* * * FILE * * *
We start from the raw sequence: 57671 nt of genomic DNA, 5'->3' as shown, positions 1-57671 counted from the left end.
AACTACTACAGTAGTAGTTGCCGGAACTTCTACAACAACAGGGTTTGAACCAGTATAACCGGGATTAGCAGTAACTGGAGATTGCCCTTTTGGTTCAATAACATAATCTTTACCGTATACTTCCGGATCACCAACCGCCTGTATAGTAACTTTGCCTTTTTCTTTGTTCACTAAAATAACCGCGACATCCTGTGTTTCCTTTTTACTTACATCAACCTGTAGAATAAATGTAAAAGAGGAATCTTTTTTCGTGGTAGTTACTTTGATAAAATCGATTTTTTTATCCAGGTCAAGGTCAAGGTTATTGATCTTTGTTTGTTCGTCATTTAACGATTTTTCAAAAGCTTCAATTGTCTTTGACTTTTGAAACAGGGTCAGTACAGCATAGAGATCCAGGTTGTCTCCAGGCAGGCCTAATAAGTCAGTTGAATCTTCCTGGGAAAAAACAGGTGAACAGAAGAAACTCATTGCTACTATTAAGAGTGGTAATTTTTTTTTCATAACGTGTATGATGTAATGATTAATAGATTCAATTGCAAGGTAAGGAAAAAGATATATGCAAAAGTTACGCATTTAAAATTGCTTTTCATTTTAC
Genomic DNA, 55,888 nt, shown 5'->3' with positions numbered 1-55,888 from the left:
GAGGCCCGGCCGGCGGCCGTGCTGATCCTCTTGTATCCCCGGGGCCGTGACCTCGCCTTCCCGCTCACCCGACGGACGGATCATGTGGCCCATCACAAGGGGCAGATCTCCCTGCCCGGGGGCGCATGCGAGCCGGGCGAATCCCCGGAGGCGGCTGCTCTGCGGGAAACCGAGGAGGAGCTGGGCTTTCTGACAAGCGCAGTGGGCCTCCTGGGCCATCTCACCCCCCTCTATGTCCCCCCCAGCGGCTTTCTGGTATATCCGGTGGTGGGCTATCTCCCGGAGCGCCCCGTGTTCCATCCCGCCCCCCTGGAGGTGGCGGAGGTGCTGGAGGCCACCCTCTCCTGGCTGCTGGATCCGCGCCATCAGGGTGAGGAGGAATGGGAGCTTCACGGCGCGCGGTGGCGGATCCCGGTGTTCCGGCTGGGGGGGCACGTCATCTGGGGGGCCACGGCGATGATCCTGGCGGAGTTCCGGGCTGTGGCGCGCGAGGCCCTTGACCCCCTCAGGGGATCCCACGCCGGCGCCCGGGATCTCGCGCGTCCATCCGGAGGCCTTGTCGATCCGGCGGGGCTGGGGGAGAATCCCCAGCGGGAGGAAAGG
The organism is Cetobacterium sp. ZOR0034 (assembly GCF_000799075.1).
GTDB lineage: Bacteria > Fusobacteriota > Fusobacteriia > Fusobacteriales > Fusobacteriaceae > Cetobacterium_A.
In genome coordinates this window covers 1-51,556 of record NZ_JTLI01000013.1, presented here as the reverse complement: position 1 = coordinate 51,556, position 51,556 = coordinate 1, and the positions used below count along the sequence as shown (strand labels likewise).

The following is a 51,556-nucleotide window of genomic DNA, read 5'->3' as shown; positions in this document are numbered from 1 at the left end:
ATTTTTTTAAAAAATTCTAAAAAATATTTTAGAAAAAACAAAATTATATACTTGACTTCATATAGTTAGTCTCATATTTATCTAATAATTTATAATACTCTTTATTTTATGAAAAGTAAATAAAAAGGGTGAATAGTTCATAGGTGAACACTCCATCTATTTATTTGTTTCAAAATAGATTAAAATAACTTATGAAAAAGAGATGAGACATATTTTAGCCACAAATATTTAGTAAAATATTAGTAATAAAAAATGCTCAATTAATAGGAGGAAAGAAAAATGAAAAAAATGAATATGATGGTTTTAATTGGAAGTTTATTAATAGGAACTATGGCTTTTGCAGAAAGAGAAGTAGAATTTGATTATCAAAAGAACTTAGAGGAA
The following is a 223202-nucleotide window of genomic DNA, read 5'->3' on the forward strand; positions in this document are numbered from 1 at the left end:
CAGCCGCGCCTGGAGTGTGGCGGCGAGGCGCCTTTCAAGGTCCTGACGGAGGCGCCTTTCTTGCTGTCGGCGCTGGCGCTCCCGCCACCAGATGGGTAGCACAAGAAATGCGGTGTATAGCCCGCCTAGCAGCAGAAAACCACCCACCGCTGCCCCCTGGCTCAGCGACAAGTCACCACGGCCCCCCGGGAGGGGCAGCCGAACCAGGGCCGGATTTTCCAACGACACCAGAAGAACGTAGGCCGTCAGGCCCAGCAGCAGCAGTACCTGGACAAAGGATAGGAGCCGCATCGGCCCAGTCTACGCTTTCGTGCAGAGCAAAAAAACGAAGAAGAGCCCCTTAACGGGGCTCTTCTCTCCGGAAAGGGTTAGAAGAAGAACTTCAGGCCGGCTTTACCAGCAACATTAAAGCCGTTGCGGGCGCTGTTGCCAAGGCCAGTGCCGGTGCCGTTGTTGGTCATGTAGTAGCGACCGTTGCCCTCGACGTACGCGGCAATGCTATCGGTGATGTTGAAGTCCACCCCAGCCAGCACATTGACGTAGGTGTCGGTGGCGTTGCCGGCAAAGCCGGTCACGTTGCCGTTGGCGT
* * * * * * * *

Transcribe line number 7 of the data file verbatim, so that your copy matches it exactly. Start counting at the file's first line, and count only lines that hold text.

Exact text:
In genome coordinates this window covers 1-51,556 of record NZ_JTLI01000013.1, presented here as the reverse complement: position 1 = coordinate 51,556, position 51,556 = coordinate 1, and the positions used below count along the sequence as shown (strand labels likewise).